DENVER - City officials said the cluttered sidewalks in front of the downtown homeless shelters were too dangerous and unsanitary to remain as they were.
Homeless people were warned that they could no longer set up camp there and workers removed any items that remained back in March.
Since then, homeless advocates have brought a lawsuit against the city for confiscating personal property. Much of that homeless population dispersed to areas across the city. But recently, some homeless people and their shopping carts have returned, once again cluttering the sidewalks the city has been trying to keep clear.
“Some people can't walk or get around as well as I," Angelo Peterson said, a homeless man who had just left the Denver Rescue Mission after a shower. "So they are sort of stranded down here. They really have got nowhere else to go for services."
A shower and a meal is why many of the homeless are back in the area. In makeshift camps in front of the shelter they can take advantage of basic needs without having to conform to the rules of a shelter.
“There's a lot of rules in there you know. Sometimes people got habits too. Addictions, you know,” Peterson said.
Despite the resurgence, the city says it has not stopped its enforcement and outreach. The city says outreach workers go down several times a week to remind people they cannot stay there and, most importantly, offer crucial services.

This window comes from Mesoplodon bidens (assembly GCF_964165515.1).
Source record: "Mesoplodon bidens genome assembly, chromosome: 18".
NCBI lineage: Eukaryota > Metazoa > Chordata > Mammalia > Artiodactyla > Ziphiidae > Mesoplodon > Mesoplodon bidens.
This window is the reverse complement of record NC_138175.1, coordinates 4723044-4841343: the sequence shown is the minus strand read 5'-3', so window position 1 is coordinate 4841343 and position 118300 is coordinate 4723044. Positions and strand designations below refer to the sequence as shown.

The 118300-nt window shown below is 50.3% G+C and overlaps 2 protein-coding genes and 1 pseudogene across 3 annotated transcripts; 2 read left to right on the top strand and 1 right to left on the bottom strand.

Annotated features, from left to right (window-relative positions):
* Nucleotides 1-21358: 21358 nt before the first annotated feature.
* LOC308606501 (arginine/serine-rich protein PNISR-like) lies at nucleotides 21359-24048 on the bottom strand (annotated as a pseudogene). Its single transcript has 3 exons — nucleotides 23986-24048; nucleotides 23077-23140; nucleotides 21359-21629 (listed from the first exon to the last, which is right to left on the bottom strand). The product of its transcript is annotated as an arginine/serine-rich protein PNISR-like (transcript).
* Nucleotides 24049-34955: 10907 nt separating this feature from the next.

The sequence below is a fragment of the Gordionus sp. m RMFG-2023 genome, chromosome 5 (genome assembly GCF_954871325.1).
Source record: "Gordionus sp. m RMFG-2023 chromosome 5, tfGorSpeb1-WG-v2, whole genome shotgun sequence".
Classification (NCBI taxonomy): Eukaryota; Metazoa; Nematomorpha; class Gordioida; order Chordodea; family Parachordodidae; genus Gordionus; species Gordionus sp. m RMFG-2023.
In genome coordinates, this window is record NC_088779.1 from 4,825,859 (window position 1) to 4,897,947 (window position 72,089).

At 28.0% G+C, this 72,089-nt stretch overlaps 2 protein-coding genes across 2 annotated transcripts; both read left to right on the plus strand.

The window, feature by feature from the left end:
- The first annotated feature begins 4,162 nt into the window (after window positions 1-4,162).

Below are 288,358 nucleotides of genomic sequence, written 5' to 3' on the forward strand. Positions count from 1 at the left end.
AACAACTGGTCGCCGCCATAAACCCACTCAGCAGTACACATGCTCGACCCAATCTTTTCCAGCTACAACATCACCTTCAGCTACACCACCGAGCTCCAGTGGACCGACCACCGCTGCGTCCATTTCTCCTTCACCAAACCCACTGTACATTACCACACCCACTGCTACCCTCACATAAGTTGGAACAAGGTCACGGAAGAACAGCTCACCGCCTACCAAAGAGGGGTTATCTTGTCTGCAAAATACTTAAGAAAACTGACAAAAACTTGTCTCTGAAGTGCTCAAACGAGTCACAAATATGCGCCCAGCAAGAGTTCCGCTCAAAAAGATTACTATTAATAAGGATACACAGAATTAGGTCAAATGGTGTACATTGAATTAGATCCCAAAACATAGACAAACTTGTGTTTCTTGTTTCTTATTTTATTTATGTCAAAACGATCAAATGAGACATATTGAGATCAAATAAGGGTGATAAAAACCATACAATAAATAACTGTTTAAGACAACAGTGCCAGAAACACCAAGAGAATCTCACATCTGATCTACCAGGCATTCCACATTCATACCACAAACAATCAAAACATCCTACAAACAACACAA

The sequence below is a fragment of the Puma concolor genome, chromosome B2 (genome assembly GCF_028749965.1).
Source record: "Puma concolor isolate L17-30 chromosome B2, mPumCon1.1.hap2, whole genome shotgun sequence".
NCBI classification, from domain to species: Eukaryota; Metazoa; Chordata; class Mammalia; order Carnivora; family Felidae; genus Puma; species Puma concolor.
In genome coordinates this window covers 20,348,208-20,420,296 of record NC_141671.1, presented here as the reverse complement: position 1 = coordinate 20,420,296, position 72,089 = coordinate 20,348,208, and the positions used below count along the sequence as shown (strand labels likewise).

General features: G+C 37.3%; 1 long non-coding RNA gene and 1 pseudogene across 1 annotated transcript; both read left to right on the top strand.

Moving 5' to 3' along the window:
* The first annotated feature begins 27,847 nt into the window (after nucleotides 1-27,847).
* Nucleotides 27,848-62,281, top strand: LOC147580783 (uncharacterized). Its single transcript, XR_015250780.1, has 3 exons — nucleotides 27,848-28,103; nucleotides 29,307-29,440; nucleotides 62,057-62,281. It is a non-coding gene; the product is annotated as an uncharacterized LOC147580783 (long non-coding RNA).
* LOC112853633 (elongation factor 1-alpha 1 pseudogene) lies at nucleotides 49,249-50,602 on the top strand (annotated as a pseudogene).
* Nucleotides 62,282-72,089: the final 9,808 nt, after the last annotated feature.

The city sent 9NEWS a statement that reads in part:
“Even with increased outreach, people are still sleeping outside and refusing services. This cannot continue. We firmly believe people are best served indoors. Few, if any, people have ever told us that sleeping on the streets was how they began to rebuild from whatever situation resulted in their homelessness. Most importantly, we want to help these individuals and set them on a better trajectory for their futures.”
The Denver Rescue Mission says it’s been extremely busy, with about 1,000 people a day walking in for some sort of service. They’re just hoping that those choosing to stay outside change their mind when they come inside for a meal.
“Our hope is that when they do decide to come inside, even if it is just for a meal, that we can have a chance for that conversation, for that friendly gesture, and say, hey, 'we want to help you,” Alexxa Gagner with the Rescue Mission said.
The March cleanups led to controversy and criticism but the city says outreach, the most crucial part of the cleanups, does often work.
City officials say they’ve connected 225 people with housing and family reunification services. Thousands have been connected with health services and abuse treatment. The major hurdle the city faces is a lack of desire by many homeless people to accept some of those expanded services by choosing to live on the street instead of the many available shelter beds
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